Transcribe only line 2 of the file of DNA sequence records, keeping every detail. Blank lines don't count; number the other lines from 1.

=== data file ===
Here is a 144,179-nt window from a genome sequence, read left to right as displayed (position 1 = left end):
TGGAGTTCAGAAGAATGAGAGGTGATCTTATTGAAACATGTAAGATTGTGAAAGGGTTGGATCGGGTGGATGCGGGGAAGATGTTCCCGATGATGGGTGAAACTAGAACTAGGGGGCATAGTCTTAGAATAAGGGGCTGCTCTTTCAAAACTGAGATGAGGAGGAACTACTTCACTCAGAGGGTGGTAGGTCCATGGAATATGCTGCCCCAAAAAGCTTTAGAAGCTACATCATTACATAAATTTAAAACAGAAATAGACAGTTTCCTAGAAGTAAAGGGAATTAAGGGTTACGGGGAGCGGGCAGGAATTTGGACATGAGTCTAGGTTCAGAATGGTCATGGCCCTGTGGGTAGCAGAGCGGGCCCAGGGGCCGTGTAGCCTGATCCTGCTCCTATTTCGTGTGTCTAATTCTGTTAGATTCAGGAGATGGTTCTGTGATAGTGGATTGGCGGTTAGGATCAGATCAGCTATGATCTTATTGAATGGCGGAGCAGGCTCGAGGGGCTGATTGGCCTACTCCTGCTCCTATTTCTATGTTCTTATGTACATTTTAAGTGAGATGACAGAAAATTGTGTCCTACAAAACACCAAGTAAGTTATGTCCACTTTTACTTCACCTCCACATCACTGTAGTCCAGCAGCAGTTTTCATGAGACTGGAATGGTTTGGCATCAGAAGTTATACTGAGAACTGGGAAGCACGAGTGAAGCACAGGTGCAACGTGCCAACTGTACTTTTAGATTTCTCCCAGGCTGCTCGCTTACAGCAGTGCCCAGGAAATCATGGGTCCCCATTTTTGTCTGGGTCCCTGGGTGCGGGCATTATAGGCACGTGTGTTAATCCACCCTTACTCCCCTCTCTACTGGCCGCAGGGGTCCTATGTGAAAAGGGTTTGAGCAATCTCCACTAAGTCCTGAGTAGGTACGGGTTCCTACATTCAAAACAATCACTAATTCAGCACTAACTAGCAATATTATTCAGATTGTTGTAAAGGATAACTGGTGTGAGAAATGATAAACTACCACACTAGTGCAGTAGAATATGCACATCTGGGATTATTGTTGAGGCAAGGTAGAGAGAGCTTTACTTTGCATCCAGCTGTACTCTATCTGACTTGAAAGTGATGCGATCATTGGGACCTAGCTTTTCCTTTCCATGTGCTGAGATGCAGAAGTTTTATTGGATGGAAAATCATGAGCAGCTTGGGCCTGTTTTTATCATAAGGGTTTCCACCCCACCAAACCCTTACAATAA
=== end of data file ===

TGGAGTTCAGAAGAATGAGAGGTGATCTTATTGAAACATGTAAGATTGTGAAAGGGTTGGATCGGGTGGATGCGGGGAAGATGTTCCCGATGATGGGTGAAACTAGAACTAGGGGGCATAGTCTTAGAATAAGGGGCTGCTCTTTCAAAACTGAGATGAGGAGGAACTACTTCACTCAGAGGGTGGTAGGTCCATGGAATATGCTGCCCCAAAAAGCTTTAGAAGCTACATCATTACATAAATTTAAAACAGAAATAGACAGTTTCCTAGAAGTAAAGGGAATTAAGGGTTACGGGGAGCGGGCAGGAATTTGGACATGAGTCTAGGTTCAGAATGGTCATGGCCCTGTGGGTAGCAGAGCGGGCCCAGGGGCCGTGTAGCCTGATCCTGCTCCTATTTCGTGTGTCTAATTCTGTTAGATTCAGGAGATGGTTCTGTGATAGTGGATTGGCGGTTAGGATCAGATCAGCTATGATCTTATTGAATGGCGGAGCAGGCTCGAGGGGCTGATTGGCCTACTCCTGCTCCTATTTCTATGTTCTTATGTACATTTTAAGTGAGATGACAGAAAATTGTGTCCTACAAAACACCAAGTAAGTTATGTCCACTTTTACTTCACCTCCACATCACTGTAGTCCAGCAGCAGTTTTCATGAGACTGGAATGGTTTGGCATCAGAAGTTATACTGAGAACTGGGAAGCACGAGTGAAGCACAGGTGCAACGTGCCAACTGTACTTTTAGATTTCTCCCAGGCTGCTCGCTTACAGCAGTGCCCAGGAAATCATGGGTCCCCATTTTTGTCTGGGTCCCTGGGTGCGGGCATTATAGGCACGTGTGTTAATCCACCCTTACTCCCCTCTCTACTGGCCGCAGGGGTCCTATGTGAAAAGGGTTTGAGCAATCTCCACTAAGTCCTGAGTAGGTACGGGTTCCTACATTCAAAACAATCACTAATTCAGCACTAACTAGCAATATTATTCAGATTGTTGTAAAGGATAACTGGTGTGAGAAATGATAAACTACCACACTAGTGCAGTAGAATATGCACATCTGGGATTATTGTTGAGGCAAGGTAGAGAGAGCTTTACTTTGCATCCAGCTGTACTCTATCTGACTTGAAAGTGATGCGATCATTGGGACCTAGCTTTTCCTTTCCATGTGCTGAGATGCAGAAGTTTTATTGGATGGAAAATCATGAGCAGCTTGGGCCTGTTTTTATCATAAGGGTTTCCACCCCACCAAACCCTTACAATAA